Coastal Research Centre (FZK) News and Events News
METAscales: A new chapter in coastal research

METAscales: A new chapter in coastal research

© LWI/TU Braunschweig
To kick off the METAscales project, the scientists met in the House of Science.

The Leichtweiß Institute for Hydraulic Engineering (LWI) recently hosted the opening meeting of the interdisciplinary project “METAscales”, which is coordinated by the TU Braunschweig, at the Haus der Wissenschaft. Together with researchers from a total of eleven German marine research partner institutes, the LWI team laid the foundation for future collaboration.


The aim of the “METAscales” project is to improve the resilience of coastal communities to future extreme events and natural hazards. METAscales is part of the 3rd research mission of the German Marine Research Alliance (DAM), in which the TU Braunschweig is a member together with the Leibniz University of Hannover through the Coastal Research Center. In the project, the scientists at the Leichtweiß Institute are concentrating on future-relevant and innovative aspects of climate impact research and ways to adapt to future natural hazards and extreme events on the coasts.


This is how Dr.-Ing. Gabriel David, Lena Lankenau and Johanna Kremer from the Junior Research Group “Future Urban Coastlines” with the future of urban coastlines and the dynamic adaptation of critical infrastructures such as ports to climate change against the background of their operational functionality. The group works closely with the sustainability department at bremenports to develop not only the basics but also practice-relevant results with local actors.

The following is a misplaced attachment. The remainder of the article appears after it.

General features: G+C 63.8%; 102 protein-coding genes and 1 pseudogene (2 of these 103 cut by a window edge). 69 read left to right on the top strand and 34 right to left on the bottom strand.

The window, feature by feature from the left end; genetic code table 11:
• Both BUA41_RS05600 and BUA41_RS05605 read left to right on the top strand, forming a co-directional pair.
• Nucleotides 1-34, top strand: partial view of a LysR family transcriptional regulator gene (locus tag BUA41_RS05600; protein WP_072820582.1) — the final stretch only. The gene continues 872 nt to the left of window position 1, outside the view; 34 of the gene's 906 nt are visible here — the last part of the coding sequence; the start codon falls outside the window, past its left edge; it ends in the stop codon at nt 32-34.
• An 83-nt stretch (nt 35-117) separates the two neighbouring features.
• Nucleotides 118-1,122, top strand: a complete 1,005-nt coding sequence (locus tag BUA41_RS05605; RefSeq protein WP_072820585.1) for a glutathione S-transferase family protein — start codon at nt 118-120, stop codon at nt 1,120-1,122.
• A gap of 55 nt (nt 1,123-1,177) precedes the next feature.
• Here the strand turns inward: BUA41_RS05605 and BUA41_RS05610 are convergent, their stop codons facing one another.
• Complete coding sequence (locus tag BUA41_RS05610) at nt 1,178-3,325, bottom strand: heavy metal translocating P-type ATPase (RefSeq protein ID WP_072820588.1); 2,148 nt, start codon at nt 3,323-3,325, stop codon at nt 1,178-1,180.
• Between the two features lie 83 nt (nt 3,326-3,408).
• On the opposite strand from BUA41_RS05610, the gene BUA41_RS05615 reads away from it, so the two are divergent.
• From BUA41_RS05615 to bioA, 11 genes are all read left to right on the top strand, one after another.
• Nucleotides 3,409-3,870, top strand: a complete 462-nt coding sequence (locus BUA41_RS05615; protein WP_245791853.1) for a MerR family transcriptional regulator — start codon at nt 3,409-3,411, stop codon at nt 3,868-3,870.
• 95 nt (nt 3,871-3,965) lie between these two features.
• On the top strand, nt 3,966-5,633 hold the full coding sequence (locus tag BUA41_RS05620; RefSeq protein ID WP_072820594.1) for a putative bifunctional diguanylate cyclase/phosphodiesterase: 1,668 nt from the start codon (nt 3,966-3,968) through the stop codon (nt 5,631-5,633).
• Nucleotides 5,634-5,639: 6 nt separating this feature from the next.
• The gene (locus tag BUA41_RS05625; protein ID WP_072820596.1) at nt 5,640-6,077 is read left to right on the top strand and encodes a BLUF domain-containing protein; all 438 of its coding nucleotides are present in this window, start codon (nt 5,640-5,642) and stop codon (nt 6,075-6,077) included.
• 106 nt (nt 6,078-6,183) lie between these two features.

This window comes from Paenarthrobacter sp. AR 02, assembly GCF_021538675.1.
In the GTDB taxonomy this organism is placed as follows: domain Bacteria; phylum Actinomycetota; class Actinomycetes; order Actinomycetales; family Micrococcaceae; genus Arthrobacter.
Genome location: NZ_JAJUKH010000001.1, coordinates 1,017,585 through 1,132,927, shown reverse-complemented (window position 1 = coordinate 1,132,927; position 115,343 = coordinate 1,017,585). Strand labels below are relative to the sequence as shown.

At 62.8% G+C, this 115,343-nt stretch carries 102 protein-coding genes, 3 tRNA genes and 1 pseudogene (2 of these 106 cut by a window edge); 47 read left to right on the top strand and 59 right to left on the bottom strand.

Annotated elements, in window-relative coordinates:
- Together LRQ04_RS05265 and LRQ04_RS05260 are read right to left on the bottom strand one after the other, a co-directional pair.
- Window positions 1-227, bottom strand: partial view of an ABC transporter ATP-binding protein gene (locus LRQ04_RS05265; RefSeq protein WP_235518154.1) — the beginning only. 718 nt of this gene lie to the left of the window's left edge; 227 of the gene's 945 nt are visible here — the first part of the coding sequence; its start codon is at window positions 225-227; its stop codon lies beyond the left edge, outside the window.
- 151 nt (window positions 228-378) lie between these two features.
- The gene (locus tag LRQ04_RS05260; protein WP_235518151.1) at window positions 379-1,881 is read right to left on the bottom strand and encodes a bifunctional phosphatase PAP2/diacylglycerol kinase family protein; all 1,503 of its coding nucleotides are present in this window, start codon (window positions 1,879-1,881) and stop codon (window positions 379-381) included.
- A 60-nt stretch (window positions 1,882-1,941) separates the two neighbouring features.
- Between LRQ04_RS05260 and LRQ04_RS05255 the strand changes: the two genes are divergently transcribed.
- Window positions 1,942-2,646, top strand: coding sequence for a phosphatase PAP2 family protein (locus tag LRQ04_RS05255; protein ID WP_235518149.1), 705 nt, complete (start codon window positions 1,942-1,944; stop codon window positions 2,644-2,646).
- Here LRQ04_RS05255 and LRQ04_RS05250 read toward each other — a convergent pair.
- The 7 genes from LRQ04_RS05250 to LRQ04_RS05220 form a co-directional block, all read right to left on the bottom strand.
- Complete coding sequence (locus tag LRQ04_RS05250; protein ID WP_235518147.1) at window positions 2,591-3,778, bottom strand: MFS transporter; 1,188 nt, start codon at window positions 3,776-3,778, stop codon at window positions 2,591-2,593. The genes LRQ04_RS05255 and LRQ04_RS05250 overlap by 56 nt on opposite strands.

Field experiments and risk analyses

In the METAscales project, Professor Kai Schröter and Julius Engelmann lead important field experiments and risk analyzes in the area of ​​hinterland drainage and combined flood risks (compound events). Her focus is on the development and implementation of a model chain for risk analysis and assessment of adaptation strategies in low-lying coastal zones (LECZ). The data and analysis results obtained are used to create risk curves and develop recommendations for adaptation and risk reduction strategies, which are then incorporated into the broader discussion and implementation within the project.

Professor Nils Goseberg and Christine Bleidorn are working on the development of adapted, innovative and sustainable coastal protection solutions that take local conditions and needs into account, including novel dike systems and property-specific protection concepts. Their approach includes the experimental and analytical study of these systems in order to increase the resilience of coastal landscapes to extreme events. They place a particular focus on integrating ecologically valuable and technically effective solutions that can be applied in various coastal scenarios.

During the first meeting, the 14 working groups were able to gain insights into the respective research fields and identify joint work for future interdisciplinary research in order to effectively meet the diverse challenges posed by marine extreme events.